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Table of Contents and Tom Henry's Preface

William Irving
Princess Maquinna
Lady Alexandra
BCP No. 45
Pisces I



In the morning of Thursday, December 16, 1791, an officer of the Royal Navy stepped from a horse-drawn carriage onto the wharves at Deptford, on the south bank of the River Thames. Deptford was home to the Victualling Board, the provisioning centre for the navy's great voyages, and as the officer strode along the docks, he noted the coiled hawsers, fine spars, and barrels of sauerkraut and salt pork. The air carried its own inventory too: sweet tars and bitter oakum and the must of wet canvas. Though there were many fine vessels at the dock, the officer did not pause until he was alongside an inglorious three-masted ship. One hundred feet long, barge-like in its dimensions, it was the type of craft that is generously described as sturdy. The officer, a pudgy man with a religious bearing and grey, yellow-flecked eyes, appraised the ship for a moment, then, without ceremony, marched up the gangplank.

I say this is where BC history begins. Not West Coast history, for that is rooted in the tidal shifts of glaciers; nor is it Native history, traceable, depending on your belief, to the existence of a land bridge linking Asia to Alaska 12,000 years ago, or to a raven's playfulness. No; it is the seed of BC - that writhing, ill-named burgoo of Natives, non-Natives, logged-off valleys, timbered cities, beautiful, stinky pulp mills, seaweed poets, freaky politicians and big mountains that Jack Hodgins called "the Ragged Green Edge of the World."

And it begins on a creaky gangplank two hundred years ago.

The man was Captain George Vancouver. The ship was the Discovery. The two were about to set off from England on a journey of exploration to the northwest coast of North America that would last four and a half years. The trip changed the region forever. Prior to the Discovery's journey, the coast was a Native domain; to Europeans, it was a mystery, a blank on the globe where armchair geographers doodled ancient fancies, such as the passage to China. The Discovery slaughtered the dream and replaced it with a map. With Vancouver's intricate charts in hand, European empire builders could draw lines through the land, rename, reallocate, give and take-all the things that define a country, as opposed to a land. Awkward and resilient, the Discovery marked both the end of Native dominance of the Northwest, and the ascendance of European-style notions of geography, property and politics.

Nor was the Discovery the only important ship in BC history. it was succeeded by the Beaver, a black and dirty little steamer that played so many roles in nineteenth-century coastal history that it is best understood as a fleet rather than an individual ship. The Beaver was followed by the William Irving, a Fraser River sternwheeler as grand as the family that ran it; the Dunsmuirs' trend-setting tug Lorne; the glorious Victoria-based clipper Thermopylae; and the humble, seemingly indestructible ship-of-all-trades, the Beatrice. The first three decades of the twentieth century are synonymous with some amazing ships, too, including the "Bible barge" Columbia, the Canadian Pacific Railway's adored Princess Maquinna, pioneer rurnrunner-cum-log carrier the Malahat, and the Union Steamships' premier "Daddy boat," the fine Lady Alexandra. No account of modern BC could omit the deep-sea salvage tug Sudbury, the less glamorous but equally important classic wooden-hulled seiner the BCP No. 45, or the Pisces, an improbable 1960s-era submersible that fixed Vancouver at the centre of the underwater high-technology world. And finally, the book closes with a chapter on Bill Reid's quest-inspired dugout Lootaas, whose magnificent hull is a powerful symbol in the long, often-troubled, often-heroic rise of Native culture from the deprivations instigated by European newcomers in the era of the Discovery.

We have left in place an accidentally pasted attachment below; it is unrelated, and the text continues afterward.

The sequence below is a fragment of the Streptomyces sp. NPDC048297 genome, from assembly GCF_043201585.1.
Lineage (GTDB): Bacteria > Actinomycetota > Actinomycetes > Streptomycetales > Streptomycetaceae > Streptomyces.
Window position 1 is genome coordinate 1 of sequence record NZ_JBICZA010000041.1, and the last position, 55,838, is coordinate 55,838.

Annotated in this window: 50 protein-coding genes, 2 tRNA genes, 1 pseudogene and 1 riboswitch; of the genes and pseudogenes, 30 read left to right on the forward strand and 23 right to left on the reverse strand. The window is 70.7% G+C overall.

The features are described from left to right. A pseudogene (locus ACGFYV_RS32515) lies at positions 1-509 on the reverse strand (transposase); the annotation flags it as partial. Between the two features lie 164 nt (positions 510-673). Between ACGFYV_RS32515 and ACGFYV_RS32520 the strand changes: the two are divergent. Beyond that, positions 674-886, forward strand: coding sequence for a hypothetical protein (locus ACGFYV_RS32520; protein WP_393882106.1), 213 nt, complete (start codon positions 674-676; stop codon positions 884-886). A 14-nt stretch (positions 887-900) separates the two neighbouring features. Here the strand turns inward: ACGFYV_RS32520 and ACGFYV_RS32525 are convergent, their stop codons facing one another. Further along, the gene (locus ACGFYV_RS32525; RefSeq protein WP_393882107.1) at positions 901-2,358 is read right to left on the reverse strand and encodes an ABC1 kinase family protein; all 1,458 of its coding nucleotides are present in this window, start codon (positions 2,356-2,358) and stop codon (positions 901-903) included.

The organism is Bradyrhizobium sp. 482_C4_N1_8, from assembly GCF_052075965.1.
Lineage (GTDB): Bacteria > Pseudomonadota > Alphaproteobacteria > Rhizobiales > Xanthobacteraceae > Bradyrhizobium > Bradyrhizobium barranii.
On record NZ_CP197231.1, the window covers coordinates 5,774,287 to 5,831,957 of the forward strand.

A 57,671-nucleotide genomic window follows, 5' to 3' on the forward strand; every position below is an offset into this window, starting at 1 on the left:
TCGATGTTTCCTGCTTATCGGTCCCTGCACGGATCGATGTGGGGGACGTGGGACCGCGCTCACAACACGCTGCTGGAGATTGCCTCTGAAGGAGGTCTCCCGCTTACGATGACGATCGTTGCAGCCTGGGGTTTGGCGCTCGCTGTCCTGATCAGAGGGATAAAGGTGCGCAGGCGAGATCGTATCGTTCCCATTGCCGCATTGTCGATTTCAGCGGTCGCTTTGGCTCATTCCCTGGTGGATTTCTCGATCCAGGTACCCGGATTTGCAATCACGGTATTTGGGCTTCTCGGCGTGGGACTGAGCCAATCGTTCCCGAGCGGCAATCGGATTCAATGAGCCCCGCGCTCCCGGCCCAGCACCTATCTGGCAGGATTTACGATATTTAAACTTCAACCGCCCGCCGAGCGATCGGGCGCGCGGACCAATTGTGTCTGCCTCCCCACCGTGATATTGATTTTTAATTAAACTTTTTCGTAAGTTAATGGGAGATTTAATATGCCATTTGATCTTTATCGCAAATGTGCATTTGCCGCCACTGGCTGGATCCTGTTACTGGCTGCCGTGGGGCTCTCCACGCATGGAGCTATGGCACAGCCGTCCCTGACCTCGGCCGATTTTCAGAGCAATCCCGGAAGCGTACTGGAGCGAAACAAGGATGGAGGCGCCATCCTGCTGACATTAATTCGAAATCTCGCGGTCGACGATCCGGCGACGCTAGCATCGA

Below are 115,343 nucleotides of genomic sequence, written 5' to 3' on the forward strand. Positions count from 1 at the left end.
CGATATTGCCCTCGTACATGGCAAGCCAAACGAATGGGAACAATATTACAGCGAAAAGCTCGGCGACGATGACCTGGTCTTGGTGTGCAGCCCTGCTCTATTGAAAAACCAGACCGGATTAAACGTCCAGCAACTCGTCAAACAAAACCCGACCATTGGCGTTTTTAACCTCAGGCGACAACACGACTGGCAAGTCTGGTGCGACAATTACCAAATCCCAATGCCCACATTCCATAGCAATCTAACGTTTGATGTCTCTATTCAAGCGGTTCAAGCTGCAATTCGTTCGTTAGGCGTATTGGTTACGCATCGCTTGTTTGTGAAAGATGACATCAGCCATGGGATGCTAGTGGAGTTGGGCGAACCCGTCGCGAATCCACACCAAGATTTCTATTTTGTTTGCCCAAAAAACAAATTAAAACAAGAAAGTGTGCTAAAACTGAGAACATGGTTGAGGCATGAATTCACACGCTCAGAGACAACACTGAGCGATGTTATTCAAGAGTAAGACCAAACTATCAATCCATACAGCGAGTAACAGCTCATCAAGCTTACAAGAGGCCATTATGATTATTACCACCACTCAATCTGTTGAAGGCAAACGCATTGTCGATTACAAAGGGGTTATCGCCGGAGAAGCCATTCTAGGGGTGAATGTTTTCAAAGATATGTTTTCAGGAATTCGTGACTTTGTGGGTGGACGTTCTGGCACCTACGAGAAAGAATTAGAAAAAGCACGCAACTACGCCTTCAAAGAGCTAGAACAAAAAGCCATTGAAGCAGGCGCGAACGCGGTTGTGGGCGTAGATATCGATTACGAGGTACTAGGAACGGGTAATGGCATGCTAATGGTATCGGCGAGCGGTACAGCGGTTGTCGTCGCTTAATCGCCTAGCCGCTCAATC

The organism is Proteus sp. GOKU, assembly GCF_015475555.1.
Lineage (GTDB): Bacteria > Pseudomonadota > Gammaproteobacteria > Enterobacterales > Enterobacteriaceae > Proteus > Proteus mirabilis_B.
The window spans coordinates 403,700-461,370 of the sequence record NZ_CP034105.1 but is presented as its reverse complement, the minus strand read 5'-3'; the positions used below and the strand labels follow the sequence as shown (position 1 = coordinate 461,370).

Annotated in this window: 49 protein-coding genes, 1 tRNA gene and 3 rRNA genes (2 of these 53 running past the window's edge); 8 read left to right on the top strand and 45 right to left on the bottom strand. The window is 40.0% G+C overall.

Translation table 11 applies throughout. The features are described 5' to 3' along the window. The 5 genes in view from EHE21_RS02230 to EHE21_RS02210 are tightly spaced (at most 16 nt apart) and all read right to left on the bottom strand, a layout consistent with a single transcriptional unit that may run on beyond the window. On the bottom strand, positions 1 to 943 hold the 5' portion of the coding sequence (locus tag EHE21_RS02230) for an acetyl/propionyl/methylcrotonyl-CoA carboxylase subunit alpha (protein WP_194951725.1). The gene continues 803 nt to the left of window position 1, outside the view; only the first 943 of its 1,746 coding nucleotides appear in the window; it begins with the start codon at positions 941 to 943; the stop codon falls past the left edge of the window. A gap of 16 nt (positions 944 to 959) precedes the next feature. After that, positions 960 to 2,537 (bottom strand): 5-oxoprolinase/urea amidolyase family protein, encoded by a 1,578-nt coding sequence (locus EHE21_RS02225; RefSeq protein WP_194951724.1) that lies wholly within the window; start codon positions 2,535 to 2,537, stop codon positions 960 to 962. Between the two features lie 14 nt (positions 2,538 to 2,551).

Fourteen boats, in some ways as subjective as my choice of shirts. But I'll trust the list to stand on a simple explanation: while it would be as easy as falling off a yardarm to add a dozen worthy ships to this account, you'd be bucking the current to argue any of the mentioned boats out. Each of these vessels helped define the coast, gave it some of the shape, character, sound, humanity that distinguish it today. Take away just one and the story springs a plank, takes on water, founders. From sloop to canoe, the careers of these ships overlap, like the planks on a lapstrake hull, so it is possible to read the province's history through their stories. Call them westcoasters; they are ships that built BC.